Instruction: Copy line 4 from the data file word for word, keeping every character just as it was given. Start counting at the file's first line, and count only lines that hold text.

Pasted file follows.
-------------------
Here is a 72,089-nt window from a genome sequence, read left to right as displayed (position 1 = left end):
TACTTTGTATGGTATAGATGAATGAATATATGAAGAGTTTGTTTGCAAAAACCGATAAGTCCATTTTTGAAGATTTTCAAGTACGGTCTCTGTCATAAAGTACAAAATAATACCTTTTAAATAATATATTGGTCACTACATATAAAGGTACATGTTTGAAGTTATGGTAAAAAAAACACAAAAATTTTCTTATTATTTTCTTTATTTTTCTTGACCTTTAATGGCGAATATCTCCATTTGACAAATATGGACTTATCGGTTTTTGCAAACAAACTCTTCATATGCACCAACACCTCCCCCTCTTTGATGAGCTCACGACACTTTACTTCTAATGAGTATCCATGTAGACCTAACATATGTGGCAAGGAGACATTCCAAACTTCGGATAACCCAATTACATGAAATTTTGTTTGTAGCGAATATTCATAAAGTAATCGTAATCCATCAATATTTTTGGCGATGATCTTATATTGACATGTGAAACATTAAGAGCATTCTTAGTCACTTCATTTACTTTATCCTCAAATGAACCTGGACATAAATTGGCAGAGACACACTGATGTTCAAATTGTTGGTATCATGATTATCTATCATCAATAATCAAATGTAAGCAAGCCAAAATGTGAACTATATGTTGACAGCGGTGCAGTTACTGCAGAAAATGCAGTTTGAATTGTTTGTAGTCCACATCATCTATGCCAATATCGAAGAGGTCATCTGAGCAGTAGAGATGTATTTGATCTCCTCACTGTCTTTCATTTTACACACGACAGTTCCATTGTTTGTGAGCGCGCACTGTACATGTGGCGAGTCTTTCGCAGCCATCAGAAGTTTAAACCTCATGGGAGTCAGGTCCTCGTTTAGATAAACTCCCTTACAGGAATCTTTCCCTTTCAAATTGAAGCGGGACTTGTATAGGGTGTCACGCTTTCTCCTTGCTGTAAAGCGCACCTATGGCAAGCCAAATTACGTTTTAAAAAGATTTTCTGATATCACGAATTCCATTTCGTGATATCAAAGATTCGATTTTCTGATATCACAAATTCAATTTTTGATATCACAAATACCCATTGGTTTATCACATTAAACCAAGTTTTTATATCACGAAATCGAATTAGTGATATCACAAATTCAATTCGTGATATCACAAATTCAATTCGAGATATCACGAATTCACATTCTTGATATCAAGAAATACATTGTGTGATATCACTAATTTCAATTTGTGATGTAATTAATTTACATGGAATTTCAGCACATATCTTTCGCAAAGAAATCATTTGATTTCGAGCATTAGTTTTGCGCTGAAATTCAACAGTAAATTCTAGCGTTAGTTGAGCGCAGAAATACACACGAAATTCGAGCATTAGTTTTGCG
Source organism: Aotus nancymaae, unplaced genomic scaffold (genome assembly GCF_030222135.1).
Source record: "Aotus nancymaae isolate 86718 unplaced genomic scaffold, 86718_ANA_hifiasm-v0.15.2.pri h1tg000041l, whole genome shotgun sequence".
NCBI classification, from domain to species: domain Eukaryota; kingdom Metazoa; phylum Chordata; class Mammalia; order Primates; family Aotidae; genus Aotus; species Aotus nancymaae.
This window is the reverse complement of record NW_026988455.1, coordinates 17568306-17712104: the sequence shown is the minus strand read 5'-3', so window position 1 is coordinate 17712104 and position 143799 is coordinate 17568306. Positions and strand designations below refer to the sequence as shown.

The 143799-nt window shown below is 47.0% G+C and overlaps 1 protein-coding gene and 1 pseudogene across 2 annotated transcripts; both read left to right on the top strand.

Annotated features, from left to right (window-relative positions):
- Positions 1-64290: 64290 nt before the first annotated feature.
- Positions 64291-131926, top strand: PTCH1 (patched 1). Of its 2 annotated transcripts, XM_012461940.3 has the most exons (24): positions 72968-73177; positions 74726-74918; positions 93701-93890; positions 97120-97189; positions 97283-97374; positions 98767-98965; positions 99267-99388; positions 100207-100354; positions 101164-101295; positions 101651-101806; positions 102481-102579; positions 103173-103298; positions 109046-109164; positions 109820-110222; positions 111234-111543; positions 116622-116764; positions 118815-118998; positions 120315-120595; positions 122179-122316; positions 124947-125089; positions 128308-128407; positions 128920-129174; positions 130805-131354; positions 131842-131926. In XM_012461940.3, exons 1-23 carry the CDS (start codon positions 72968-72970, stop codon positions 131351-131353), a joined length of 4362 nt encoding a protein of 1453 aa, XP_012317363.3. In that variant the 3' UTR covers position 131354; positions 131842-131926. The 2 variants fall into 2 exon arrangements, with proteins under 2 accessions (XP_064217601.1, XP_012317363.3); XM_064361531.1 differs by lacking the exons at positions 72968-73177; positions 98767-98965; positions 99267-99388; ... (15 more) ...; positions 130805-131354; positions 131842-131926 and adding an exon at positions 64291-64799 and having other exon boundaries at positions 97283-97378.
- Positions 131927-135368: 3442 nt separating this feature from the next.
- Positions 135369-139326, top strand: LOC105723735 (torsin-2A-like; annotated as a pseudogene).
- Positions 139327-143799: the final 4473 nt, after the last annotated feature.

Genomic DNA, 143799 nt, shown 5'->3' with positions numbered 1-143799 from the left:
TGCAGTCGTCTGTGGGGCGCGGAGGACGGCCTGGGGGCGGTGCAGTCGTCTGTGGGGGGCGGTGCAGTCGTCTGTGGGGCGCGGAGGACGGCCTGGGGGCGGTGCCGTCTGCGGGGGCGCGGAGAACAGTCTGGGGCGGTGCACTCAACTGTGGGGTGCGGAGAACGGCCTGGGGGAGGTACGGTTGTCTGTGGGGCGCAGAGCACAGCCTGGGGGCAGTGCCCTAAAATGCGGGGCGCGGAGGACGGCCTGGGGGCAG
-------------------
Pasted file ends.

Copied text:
Source record: "Aotus nancymaae isolate 86718 unplaced genomic scaffold, 86718_ANA_hifiasm-v0.15.2.pri h1tg000041l, whole genome shotgun sequence".